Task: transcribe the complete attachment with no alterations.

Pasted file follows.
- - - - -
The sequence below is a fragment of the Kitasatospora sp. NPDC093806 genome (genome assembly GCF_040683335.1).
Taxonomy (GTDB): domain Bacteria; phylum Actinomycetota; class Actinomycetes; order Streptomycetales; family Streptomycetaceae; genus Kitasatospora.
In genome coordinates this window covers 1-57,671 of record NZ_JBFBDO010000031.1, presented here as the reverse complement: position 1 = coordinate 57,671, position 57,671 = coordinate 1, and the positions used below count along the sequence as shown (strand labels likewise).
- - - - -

The sequence below is a fragment of the Kitasatospora sp. NPDC093806 genome (genome assembly GCF_040683335.1).
Taxonomy (GTDB): domain Bacteria; phylum Actinomycetota; class Actinomycetes; order Streptomycetales; family Streptomycetaceae; genus Kitasatospora.
In genome coordinates this window covers 1-57,671 of record NZ_JBFBDO010000031.1, presented here as the reverse complement: position 1 = coordinate 57,671, position 57,671 = coordinate 1, and the positions used below count along the sequence as shown (strand labels likewise).